Design Problem
Tracking work for reporting and accountability was a new department-wide initiative getting a lot of attention, but our team did not have a good way to manage data. Because of this, data either would not get entered or only some information would get entered, which made generating reports or responding to requests for information stressful and time consuming. This project was conceived to make entering data easier, which would eliminate problems occurring further upstream stemming from missing or incomplete data.
In a time of major change throughout the department, it was difficult to ask people to adopt a new process, and it was challenging to get team members who disliked administrative tasks and often spent time out in the field to complete the data entry process. From a design standpoint, using simple, popular applications was a constraint because the company was already paying for the licenses and most users were familiar with the applications.
As a contributing member of the team and a user myself, I did research by working through the existing process many times. Having a hands-on role in the entering data and gathering it for reporting purposes, I was able to see where the breakdowns were happening.

Initially, part of my role was to enter data when a new project or investigation was undertaken, but that created a lot of extra emails and conversations in order for me to understand the work well enough to be able to enter the data. The engineers were overwhelmed with the administrative aspect of their work, but at the same time, it was difficult for me to analyze data or generate reports when information was missing or partially complete.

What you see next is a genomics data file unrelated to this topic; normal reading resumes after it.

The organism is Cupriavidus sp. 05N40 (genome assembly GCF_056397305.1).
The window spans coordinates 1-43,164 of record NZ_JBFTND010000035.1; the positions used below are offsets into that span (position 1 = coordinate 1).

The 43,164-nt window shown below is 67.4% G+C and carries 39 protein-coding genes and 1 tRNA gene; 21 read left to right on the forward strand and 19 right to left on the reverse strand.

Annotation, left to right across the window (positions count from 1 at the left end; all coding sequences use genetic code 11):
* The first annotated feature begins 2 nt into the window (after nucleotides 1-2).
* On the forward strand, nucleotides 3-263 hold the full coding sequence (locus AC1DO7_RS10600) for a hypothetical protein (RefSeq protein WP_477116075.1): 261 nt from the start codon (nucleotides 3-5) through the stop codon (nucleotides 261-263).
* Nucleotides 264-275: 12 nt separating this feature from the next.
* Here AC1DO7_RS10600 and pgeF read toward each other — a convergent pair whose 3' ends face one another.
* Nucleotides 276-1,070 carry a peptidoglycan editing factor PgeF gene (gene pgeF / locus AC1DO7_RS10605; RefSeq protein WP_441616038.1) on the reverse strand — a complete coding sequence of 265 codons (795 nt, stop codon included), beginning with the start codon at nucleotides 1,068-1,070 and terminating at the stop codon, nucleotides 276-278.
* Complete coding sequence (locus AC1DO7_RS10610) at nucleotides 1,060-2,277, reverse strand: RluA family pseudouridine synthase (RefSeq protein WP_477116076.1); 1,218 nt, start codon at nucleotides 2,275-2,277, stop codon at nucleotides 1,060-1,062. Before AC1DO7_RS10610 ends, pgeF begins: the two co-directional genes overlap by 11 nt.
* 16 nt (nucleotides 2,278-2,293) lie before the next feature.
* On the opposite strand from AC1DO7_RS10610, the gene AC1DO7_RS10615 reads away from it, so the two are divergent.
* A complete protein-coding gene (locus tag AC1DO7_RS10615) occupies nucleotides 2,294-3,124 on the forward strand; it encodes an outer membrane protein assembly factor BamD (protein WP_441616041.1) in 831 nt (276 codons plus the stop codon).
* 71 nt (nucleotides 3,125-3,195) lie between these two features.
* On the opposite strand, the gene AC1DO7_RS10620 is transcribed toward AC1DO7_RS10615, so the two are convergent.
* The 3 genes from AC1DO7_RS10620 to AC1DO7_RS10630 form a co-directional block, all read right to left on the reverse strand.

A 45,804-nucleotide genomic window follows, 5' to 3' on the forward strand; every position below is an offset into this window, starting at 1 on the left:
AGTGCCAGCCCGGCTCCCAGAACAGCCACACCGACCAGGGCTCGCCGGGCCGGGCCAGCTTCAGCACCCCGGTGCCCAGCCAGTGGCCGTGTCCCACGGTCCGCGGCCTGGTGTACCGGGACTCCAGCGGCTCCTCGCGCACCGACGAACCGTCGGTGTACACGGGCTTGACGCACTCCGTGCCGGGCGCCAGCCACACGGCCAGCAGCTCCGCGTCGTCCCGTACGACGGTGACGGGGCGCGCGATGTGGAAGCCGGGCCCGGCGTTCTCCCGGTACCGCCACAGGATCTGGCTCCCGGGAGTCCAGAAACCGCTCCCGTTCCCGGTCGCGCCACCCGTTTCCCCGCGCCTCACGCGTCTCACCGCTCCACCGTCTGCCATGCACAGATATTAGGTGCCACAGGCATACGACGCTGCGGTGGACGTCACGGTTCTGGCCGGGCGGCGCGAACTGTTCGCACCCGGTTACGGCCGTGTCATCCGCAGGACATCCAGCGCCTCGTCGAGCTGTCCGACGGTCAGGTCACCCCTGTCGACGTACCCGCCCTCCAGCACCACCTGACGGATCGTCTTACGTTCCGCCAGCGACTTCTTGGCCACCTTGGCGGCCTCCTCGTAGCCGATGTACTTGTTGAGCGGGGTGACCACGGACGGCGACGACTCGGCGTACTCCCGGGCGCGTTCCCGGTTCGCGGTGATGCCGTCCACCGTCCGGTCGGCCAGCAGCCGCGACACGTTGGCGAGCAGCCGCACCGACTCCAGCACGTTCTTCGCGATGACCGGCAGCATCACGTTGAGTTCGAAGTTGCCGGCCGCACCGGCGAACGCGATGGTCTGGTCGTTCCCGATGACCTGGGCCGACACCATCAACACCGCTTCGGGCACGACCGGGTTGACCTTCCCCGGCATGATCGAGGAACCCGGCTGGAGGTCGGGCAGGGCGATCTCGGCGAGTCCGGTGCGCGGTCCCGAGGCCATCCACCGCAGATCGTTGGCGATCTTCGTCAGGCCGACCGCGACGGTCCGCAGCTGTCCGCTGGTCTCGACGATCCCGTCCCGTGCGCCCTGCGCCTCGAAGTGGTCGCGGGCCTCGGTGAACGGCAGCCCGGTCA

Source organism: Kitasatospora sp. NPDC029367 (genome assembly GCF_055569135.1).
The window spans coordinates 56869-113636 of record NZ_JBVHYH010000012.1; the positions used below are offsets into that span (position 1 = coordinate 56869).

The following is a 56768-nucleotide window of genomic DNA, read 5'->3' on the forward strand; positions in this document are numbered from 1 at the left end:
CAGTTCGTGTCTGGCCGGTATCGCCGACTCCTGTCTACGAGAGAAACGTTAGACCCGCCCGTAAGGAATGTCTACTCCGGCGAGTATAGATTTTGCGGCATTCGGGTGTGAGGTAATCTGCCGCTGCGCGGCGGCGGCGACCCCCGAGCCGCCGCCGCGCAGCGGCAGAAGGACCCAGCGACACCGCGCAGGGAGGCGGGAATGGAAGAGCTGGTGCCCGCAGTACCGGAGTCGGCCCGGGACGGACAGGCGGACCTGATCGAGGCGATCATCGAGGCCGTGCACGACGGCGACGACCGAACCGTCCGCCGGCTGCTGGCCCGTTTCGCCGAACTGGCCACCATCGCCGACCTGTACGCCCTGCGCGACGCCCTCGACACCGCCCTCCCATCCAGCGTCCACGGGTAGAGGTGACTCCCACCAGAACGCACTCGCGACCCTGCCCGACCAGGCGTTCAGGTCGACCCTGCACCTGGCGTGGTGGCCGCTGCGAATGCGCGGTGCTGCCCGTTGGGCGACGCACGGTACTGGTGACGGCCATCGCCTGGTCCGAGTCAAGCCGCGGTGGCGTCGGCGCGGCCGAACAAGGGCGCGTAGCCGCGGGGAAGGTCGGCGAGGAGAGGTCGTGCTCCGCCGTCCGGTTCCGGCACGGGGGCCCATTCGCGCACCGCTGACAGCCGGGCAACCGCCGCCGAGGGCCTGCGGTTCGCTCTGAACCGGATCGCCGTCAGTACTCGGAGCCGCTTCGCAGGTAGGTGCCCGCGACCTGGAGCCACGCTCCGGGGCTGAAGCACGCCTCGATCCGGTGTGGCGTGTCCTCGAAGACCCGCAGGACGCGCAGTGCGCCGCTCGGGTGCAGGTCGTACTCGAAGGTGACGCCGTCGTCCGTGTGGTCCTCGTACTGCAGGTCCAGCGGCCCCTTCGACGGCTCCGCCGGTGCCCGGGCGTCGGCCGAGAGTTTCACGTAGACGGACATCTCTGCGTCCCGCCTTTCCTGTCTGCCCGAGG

While the security engineers did not like doing administrative work, they knew all the relevant work information, so I thought that simplifying the data entry process, making it quicker and more user friendly, was a solution. I developed a simple survey style form for the engineers to fill out which logged the data in an online spreadsheet and eliminated manual data entry in Excel.
End Result
I designed and created the new system, an interface to access it easily, and documentation on the process. I trained team members in groups and one-on-one. The new process was slowly adopted, and it made our reporting much easier because all the information could be easily pulled from a central location. We were able to build out the form to capture even more information, which became very useful for tracking the kind of work we were doing.
Process map
Creating input form
Users input information into a survey style form instead of manually entering information in a spreadsheet.
Input form flow
Form inputs trigger automated "flow" which adds new data to a SharePoint list.
The path setup in Microsoft Flow
Database view
The flow runs each time the form is submitted, and form fields are mapped to columns in a SharePoint list which creates a new entry in the database.
Conditional formatting is used to flag special details like open investigations or projects in specific phases.
Submitting the form not only logs the data, but it also triggers an email notification and a post in Microsoft Teams. Creating a record in a central location provides a dashboard style view for managers or team members to quickly access new information.
This view shows the posts on the "Projects" channel in Teams.​​​​​​​
It was important that the posts on Teams were easy to take in quickly, and it took a few tests to make sure the formatting was right.
Submitting the form also triggers an email notification to several key team members, including the manager, letting them know that information has been successfully logged.
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